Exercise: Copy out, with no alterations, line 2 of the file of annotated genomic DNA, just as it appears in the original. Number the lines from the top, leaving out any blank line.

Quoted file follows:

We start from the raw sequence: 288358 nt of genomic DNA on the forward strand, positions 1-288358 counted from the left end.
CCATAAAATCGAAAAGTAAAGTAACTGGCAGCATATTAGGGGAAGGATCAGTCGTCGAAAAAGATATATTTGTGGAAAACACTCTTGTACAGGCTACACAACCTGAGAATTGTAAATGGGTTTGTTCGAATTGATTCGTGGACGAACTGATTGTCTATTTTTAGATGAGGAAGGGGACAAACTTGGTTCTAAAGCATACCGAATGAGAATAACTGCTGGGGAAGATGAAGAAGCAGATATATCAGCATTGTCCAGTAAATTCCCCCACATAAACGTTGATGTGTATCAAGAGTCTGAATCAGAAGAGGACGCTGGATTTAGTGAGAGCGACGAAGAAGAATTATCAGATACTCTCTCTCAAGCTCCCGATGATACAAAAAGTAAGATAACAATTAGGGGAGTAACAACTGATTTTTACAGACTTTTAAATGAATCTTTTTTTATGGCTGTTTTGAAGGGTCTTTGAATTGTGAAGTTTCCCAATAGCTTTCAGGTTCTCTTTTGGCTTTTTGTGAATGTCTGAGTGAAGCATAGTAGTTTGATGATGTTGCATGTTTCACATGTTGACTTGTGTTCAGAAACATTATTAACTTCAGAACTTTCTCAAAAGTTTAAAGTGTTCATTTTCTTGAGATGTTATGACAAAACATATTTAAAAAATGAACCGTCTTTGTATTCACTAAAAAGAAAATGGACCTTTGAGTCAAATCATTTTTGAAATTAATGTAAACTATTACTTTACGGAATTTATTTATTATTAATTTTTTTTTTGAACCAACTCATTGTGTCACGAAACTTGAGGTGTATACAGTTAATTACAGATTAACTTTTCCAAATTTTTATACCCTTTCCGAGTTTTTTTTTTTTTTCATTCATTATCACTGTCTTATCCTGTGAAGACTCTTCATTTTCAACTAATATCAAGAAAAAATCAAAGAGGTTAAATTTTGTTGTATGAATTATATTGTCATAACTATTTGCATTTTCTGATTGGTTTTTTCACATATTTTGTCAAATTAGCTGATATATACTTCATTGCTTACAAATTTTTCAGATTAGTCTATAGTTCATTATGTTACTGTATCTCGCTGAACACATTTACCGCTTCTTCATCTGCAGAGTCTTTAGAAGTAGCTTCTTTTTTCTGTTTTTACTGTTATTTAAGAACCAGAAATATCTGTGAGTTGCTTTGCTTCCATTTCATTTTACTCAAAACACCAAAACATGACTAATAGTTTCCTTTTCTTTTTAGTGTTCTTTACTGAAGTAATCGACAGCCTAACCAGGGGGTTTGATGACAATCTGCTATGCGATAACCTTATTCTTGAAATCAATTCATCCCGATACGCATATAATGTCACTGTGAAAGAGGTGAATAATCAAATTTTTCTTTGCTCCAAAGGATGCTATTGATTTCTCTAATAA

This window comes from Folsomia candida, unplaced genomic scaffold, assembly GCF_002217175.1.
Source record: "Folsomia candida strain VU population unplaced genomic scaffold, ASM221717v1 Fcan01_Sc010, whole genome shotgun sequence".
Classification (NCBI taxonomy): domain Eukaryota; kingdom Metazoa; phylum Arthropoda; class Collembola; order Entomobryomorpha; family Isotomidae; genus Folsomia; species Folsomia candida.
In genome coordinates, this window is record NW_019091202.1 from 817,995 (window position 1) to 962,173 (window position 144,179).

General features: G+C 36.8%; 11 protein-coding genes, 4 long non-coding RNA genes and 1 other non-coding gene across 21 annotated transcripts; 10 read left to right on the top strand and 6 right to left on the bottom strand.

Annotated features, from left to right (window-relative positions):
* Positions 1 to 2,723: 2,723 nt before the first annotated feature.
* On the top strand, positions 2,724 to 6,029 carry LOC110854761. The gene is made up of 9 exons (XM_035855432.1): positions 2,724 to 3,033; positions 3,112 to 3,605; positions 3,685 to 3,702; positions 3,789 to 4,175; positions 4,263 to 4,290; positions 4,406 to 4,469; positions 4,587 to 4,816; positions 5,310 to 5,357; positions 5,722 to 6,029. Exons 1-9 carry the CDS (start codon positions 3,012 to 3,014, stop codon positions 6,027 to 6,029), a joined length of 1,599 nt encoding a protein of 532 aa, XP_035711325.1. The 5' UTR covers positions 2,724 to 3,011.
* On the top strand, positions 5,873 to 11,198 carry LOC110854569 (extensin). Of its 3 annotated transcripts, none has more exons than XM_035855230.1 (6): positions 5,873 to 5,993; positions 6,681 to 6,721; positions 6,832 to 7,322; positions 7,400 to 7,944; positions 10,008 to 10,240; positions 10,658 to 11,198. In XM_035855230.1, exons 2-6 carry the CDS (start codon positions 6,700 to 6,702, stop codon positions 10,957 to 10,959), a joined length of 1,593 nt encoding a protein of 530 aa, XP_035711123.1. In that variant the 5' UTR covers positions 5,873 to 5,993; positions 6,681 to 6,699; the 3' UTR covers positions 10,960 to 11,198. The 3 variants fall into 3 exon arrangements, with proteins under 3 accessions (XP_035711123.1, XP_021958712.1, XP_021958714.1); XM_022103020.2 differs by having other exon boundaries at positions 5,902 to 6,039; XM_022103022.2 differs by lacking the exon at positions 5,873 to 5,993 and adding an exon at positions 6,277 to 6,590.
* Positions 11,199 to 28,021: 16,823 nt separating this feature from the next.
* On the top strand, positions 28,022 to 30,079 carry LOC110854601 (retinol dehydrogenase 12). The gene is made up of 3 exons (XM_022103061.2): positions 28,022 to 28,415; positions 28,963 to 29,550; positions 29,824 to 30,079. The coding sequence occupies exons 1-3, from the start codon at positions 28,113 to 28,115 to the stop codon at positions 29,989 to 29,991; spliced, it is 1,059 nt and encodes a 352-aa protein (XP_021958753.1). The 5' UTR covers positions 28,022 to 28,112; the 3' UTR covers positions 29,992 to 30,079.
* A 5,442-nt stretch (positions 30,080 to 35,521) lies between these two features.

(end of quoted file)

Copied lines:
CCATAAAATCGAAAAGTAAAGTAACTGGCAGCATATTAGGGGAAGGATCAGTCGTCGAAAAAGATATATTTGTGGAAAACACTCTTGTACAGGCTACACAACCTGAGAATTGTAAATGGGTTTGTTCGAATTGATTCGTGGACGAACTGATTGTCTATTTTTAGATGAGGAAGGGGACAAACTTGGTTCTAAAGCATACCGAATGAGAATAACTGCTGGGGAAGATGAAGAAGCAGATATATCAGCATTGTCCAGTAAATTCCCCCACATAAACGTTGATGTGTATCAAGAGTCTGAATCAGAAGAGGACGCTGGATTTAGTGAGAGCGACGAAGAAGAATTATCAGATACTCTCTCTCAAGCTCCCGATGATACAAAAAGTAAGATAACAATTAGGGGAGTAACAACTGATTTTTACAGACTTTTAAATGAATCTTTTTTTATGGCTGTTTTGAAGGGTCTTTGAATTGTGAAGTTTCCCAATAGCTTTCAGGTTCTCTTTTGGCTTTTTGTGAATGTCTGAGTGAAGCATAGTAGTTTGATGATGTTGCATGTTTCACATGTTGACTTGTGTTCAGAAACATTATTAACTTCAGAACTTTCTCAAAAGTTTAAAGTGTTCATTTTCTTGAGATGTTATGACAAAACATATTTAAAAAATGAACCGTCTTTGTATTCACTAAAAAGAAAATGGACCTTTGAGTCAAATCATTTTTGAAATTAATGTAAACTATTACTTTACGGAATTTATTTATTATTAATTTTTTTTTTGAACCAACTCATTGTGTCACGAAACTTGAGGTGTATACAGTTAATTACAGATTAACTTTTCCAAATTTTTATACCCTTTCCGAGTTTTTTTTTTTTTTCATTCATTATCACTGTCTTATCCTGTGAAGACTCTTCATTTTCAACTAATATCAAGAAAAAATCAAAGAGGTTAAATTTTGTTGTATGAATTATATTGTCATAACTATTTGCATTTTCTGATTGGTTTTTTCACATATTTTGTCAAATTAGCTGATATATACTTCATTGCTTACAAATTTTTCAGATTAGTCTATAGTTCATTATGTTACTGTATCTCGCTGAACACATTTACCGCTTCTTCATCTGCAGAGTCTTTAGAAGTAGCTTCTTTTTTCTGTTTTTACTGTTATTTAAGAACCAGAAATATCTGTGAGTTGCTTTGCTTCCATTTCATTTTACTCAAAACACCAAAACATGACTAATAGTTTCCTTTTCTTTTTAGTGTTCTTTACTGAAGTAATCGACAGCCTAACCAGGGGGTTTGATGACAATCTGCTATGCGATAACCTTATTCTTGAAATCAATTCATCCCGATACGCATATAATGTCACTGTGAAAGAGGTGAATAATCAAATTTTTCTTTGCTCCAAAGGATGCTATTGATTTCTCTAATAA